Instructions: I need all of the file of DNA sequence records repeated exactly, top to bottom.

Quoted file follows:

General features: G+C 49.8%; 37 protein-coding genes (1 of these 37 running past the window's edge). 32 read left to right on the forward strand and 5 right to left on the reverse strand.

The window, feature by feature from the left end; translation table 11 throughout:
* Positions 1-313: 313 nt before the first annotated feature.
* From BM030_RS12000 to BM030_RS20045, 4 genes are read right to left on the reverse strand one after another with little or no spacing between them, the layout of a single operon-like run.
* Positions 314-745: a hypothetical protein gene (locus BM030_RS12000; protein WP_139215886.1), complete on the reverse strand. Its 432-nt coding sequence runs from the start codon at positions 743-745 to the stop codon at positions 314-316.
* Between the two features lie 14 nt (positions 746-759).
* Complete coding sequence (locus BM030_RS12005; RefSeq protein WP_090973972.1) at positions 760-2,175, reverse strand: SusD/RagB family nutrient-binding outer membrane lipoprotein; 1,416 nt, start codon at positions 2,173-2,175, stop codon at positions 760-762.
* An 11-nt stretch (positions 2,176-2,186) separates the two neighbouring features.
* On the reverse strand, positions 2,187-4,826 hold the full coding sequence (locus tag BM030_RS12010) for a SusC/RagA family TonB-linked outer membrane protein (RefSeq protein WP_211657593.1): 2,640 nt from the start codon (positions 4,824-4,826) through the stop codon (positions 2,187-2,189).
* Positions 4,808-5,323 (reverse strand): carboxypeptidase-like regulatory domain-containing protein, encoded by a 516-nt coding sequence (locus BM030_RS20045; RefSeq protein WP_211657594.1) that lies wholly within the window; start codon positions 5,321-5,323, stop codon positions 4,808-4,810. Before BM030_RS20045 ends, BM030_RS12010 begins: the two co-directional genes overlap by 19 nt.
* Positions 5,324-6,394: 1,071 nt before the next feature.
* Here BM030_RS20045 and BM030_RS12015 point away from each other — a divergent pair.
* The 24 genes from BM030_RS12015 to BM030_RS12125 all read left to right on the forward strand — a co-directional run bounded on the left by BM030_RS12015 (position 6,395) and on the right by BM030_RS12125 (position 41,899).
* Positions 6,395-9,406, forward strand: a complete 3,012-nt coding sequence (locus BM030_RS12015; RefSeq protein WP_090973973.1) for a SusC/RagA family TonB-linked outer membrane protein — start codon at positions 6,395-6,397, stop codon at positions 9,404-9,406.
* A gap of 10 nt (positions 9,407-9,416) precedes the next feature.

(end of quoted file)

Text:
General features: G+C 49.8%; 37 protein-coding genes (1 of these 37 running past the window's edge). 32 read left to right on the forward strand and 5 right to left on the reverse strand.

The window, feature by feature from the left end; translation table 11 throughout:
* Positions 1-313: 313 nt before the first annotated feature.
* From BM030_RS12000 to BM030_RS20045, 4 genes are read right to left on the reverse strand one after another with little or no spacing between them, the layout of a single operon-like run.
* Positions 314-745: a hypothetical protein gene (locus BM030_RS12000; protein WP_139215886.1), complete on the reverse strand. Its 432-nt coding sequence runs from the start codon at positions 743-745 to the stop codon at positions 314-316.
* Between the two features lie 14 nt (positions 746-759).
* Complete coding sequence (locus BM030_RS12005; RefSeq protein WP_090973972.1) at positions 760-2,175, reverse strand: SusD/RagB family nutrient-binding outer membrane lipoprotein; 1,416 nt, start codon at positions 2,173-2,175, stop codon at positions 760-762.
* An 11-nt stretch (positions 2,176-2,186) separates the two neighbouring features.
* On the reverse strand, positions 2,187-4,826 hold the full coding sequence (locus tag BM030_RS12010) for a SusC/RagA family TonB-linked outer membrane protein (RefSeq protein WP_211657593.1): 2,640 nt from the start codon (positions 4,824-4,826) through the stop codon (positions 2,187-2,189).
* Positions 4,808-5,323 (reverse strand): carboxypeptidase-like regulatory domain-containing protein, encoded by a 516-nt coding sequence (locus BM030_RS20045; RefSeq protein WP_211657594.1) that lies wholly within the window; start codon positions 5,321-5,323, stop codon positions 4,808-4,810. Before BM030_RS20045 ends, BM030_RS12010 begins: the two co-directional genes overlap by 19 nt.
* Positions 5,324-6,394: 1,071 nt before the next feature.
* Here BM030_RS20045 and BM030_RS12015 point away from each other — a divergent pair.
* The 24 genes from BM030_RS12015 to BM030_RS12125 all read left to right on the forward strand — a co-directional run bounded on the left by BM030_RS12015 (position 6,395) and on the right by BM030_RS12125 (position 41,899).
* Positions 6,395-9,406, forward strand: a complete 3,012-nt coding sequence (locus BM030_RS12015; RefSeq protein WP_090973973.1) for a SusC/RagA family TonB-linked outer membrane protein — start codon at positions 6,395-6,397, stop codon at positions 9,404-9,406.
* A gap of 10 nt (positions 9,407-9,416) precedes the next feature.